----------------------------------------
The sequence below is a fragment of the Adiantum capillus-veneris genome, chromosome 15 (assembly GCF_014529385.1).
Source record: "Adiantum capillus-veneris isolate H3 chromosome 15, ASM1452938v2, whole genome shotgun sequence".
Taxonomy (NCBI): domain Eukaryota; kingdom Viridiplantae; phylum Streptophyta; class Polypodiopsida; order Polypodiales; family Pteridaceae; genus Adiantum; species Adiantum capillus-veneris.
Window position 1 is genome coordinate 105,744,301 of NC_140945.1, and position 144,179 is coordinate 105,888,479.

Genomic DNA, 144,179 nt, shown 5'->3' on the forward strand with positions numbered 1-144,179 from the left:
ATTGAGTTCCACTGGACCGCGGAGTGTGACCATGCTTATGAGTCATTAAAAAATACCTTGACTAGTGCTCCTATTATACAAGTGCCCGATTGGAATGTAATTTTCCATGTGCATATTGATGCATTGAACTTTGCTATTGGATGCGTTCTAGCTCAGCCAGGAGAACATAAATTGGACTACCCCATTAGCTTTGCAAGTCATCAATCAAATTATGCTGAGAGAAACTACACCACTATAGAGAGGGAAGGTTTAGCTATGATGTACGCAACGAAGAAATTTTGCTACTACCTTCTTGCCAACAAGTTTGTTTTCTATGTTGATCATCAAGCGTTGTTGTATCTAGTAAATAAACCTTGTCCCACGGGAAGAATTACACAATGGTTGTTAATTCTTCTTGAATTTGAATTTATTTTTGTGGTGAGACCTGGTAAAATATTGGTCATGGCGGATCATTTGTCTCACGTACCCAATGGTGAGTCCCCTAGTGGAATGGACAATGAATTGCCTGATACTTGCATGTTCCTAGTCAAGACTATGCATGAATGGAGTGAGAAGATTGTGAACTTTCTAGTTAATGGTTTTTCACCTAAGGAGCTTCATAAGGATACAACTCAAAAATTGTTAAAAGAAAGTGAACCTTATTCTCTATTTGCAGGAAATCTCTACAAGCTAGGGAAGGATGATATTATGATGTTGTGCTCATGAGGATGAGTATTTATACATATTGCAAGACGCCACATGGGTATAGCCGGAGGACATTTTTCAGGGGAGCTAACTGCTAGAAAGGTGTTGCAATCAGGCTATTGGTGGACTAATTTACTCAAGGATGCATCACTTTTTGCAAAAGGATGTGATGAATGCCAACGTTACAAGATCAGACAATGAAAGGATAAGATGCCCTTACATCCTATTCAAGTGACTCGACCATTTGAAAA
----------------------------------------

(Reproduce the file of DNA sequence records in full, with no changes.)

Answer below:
The sequence below is a fragment of the Adiantum capillus-veneris genome, chromosome 15 (assembly GCF_014529385.1).
Source record: "Adiantum capillus-veneris isolate H3 chromosome 15, ASM1452938v2, whole genome shotgun sequence".
Taxonomy (NCBI): domain Eukaryota; kingdom Viridiplantae; phylum Streptophyta; class Polypodiopsida; order Polypodiales; family Pteridaceae; genus Adiantum; species Adiantum capillus-veneris.
Window position 1 is genome coordinate 105,744,301 of NC_140945.1, and position 144,179 is coordinate 105,888,479.

Genomic DNA, 144,179 nt, shown 5'->3' on the forward strand with positions numbered 1-144,179 from the left:
ATTGAGTTCCACTGGACCGCGGAGTGTGACCATGCTTATGAGTCATTAAAAAATACCTTGACTAGTGCTCCTATTATACAAGTGCCCGATTGGAATGTAATTTTCCATGTGCATATTGATGCATTGAACTTTGCTATTGGATGCGTTCTAGCTCAGCCAGGAGAACATAAATTGGACTACCCCATTAGCTTTGCAAGTCATCAATCAAATTATGCTGAGAGAAACTACACCACTATAGAGAGGGAAGGTTTAGCTATGATGTACGCAACGAAGAAATTTTGCTACTACCTTCTTGCCAACAAGTTTGTTTTCTATGTTGATCATCAAGCGTTGTTGTATCTAGTAAATAAACCTTGTCCCACGGGAAGAATTACACAATGGTTGTTAATTCTTCTTGAATTTGAATTTATTTTTGTGGTGAGACCTGGTAAAATATTGGTCATGGCGGATCATTTGTCTCACGTACCCAATGGTGAGTCCCCTAGTGGAATGGACAATGAATTGCCTGATACTTGCATGTTCCTAGTCAAGACTATGCATGAATGGAGTGAGAAGATTGTGAACTTTCTAGTTAATGGTTTTTCACCTAAGGAGCTTCATAAGGATACAACTCAAAAATTGTTAAAAGAAAGTGAACCTTATTCTCTATTTGCAGGAAATCTCTACAAGCTAGGGAAGGATGATATTATGATGTTGTGCTCATGAGGATGAGTATTTATACATATTGCAAGACGCCACATGGGTATAGCCGGAGGACATTTTTCAGGGGAGCTAACTGCTAGAAAGGTGTTGCAATCAGGCTATTGGTGGACTAATTTACTCAAGGATGCATCACTTTTTGCAAAAGGATGTGATGAATGCCAACGTTACAAGATCAGACAATGAAAGGATAAGATGCCCTTACATCCTATTCAAGTGACTCGACCATTTGAAAA